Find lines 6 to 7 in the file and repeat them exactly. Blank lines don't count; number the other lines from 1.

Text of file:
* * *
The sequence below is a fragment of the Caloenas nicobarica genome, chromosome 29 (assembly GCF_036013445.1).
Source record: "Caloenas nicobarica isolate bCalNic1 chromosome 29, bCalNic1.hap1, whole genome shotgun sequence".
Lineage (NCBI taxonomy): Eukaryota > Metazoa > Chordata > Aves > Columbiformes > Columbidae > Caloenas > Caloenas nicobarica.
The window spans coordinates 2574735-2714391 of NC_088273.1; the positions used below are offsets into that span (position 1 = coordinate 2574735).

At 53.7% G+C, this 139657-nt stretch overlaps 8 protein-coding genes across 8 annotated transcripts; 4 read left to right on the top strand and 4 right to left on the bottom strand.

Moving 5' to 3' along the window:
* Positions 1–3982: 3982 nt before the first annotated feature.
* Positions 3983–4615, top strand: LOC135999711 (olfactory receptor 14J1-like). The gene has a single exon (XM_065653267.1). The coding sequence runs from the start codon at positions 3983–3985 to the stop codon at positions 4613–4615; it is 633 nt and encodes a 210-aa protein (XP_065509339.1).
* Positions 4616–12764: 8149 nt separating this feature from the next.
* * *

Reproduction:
Moving 5' to 3' along the window:
* Positions 1–3982: 3982 nt before the first annotated feature.